James Madison Papers

James Madison: Memorandum on the Cutts House, 01 September 1828

[September 1828]

Mr. M. agreed to purchase the House & lotts of Mr. Cutts in the City of Washington under the following circumstances. A considerable sum had been left under the controul of Mr. Cutts subject to the call of Mr. M. which it was expected would be delayed for a very short time. Before the call was made Mr. Cutts yielding to sanguine calculations both as to profit and the prompt means of replacing the money, applied the fund to flattering speculations, including it is believed the property in question. In order to make amends in part to Mr M. Mr. Cutts on becoming insolvent proposed to Mr. M. (who had presumed that he was the only or almost the only unpaid creditor, the other debts having been limited as was supposed to the value of property pledged to the creditors or rather to the Bank where the debts were concentrated) that he should purchase the House & Lotts from the Bank which held the property by a deed of trust and was willing to sell it at a price determined by impartial & respectable persons in the City: it being understood that Mr Cutts would apply part of his salary annually to take up Mr. M’s obligations to the Bank as the four instalments of wch they consisted should become due. Altho’ the arrangement held out a prospect of recovering part of what was due to Mr. M., he acceded to it very reluctantly; considering the contingency of Mr. Cutts death, that of his removal from office for which it was known attempts were on foot, and of the further one, of the abolition of the office of Second Comptroller, which had been much urged as a needless expence: in either of which contingencies, the payments would be particularly embarrassing to Mr. M. He was disinclined to acquiring property in Washington with respect to the value of which he was dubious, and which was too distant from him to receive the necessary attention. What alone decided him to make the purchase was his regard for Mrs. Cutts & her Children & his anxiety to save her from the immediate mortification of being obliged to leave her house & home, and soon perhaps to be cut off from the means of providing another. The arrangement however under which Mr. M. purchased the property made it absolutely & in every respect his free from any condition. Whatever in favor of Mrs. Cutts or any other person whatever, and leaving him, with all the instalments to the Bank to be paid by Mr. Cutts, still a large Creditor. There was not even any promise made or expectation authorized on the part of Mr. M. that the property should remain in possession of Mr. Cutts’s family. Her continuance in the House is of courtesy only & during pleasure & subject to whatever equitable rent may be required.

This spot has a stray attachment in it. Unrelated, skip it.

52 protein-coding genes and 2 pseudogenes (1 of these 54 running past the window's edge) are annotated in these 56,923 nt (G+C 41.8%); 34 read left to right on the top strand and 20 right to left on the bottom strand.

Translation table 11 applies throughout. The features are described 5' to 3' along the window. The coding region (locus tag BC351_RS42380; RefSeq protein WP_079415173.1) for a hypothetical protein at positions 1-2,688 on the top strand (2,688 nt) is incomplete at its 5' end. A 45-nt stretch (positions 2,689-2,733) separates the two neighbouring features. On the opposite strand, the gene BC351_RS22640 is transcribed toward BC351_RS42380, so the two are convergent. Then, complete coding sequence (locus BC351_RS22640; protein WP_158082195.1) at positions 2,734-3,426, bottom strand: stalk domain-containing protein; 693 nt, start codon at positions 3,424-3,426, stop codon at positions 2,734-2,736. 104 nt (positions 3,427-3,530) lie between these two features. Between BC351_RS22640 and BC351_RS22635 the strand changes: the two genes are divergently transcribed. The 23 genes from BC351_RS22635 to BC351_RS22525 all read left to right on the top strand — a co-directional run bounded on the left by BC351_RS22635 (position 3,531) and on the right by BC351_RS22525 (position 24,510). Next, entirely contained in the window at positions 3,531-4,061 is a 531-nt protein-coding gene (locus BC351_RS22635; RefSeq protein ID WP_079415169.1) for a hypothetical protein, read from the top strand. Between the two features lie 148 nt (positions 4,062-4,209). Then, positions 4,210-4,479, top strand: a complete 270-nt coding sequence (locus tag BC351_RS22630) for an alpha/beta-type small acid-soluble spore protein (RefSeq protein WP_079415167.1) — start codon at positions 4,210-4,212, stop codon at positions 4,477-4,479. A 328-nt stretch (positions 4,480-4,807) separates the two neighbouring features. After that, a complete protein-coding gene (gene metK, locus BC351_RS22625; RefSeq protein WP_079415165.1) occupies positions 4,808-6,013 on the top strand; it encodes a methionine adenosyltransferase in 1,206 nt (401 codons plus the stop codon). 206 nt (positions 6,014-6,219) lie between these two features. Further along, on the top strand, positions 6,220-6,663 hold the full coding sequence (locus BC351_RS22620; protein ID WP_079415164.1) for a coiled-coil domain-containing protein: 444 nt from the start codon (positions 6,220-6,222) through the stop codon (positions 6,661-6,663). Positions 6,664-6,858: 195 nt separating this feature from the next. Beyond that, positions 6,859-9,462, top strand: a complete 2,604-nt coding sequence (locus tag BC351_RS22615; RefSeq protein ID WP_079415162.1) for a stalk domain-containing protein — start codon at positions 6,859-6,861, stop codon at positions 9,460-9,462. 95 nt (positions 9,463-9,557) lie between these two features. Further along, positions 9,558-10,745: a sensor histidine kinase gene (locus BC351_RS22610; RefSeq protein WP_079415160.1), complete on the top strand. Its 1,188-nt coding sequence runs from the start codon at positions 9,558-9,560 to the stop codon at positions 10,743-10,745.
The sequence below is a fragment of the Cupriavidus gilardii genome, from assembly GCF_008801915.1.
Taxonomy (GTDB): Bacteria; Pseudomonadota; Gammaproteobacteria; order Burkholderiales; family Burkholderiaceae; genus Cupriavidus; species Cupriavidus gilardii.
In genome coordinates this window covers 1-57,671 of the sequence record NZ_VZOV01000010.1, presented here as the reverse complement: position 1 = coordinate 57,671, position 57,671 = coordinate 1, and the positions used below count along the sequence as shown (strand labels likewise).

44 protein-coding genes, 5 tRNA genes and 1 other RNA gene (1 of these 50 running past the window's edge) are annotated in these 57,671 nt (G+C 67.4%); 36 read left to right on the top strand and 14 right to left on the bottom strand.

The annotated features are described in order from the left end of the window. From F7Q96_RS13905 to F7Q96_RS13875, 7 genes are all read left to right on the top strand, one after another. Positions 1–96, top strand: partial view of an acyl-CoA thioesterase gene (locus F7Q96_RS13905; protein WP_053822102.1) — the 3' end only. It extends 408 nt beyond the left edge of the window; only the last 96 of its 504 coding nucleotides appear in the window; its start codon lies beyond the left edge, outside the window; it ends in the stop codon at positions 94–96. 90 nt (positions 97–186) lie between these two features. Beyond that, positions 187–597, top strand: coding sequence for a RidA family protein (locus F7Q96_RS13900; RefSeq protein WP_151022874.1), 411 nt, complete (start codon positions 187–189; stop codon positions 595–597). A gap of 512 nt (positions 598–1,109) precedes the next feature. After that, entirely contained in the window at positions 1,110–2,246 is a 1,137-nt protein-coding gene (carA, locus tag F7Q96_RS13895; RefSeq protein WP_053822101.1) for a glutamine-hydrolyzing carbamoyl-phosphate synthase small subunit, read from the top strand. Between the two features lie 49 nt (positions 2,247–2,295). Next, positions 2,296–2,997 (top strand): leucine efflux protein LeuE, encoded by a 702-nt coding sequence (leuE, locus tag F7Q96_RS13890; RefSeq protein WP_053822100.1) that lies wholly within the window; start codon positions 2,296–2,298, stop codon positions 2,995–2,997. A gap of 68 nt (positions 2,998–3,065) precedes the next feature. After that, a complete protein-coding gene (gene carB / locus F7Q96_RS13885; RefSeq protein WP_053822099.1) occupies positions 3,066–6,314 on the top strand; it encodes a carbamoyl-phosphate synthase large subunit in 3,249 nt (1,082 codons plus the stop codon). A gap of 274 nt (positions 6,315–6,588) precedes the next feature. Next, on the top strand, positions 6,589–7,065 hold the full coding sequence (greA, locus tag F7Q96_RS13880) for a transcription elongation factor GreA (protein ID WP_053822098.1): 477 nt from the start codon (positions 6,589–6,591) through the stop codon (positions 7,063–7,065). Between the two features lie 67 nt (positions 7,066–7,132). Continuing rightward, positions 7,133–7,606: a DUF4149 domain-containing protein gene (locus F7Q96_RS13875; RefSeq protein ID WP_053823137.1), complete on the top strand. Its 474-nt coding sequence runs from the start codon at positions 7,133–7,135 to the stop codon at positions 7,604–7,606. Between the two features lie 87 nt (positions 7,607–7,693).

Ms (DLC).

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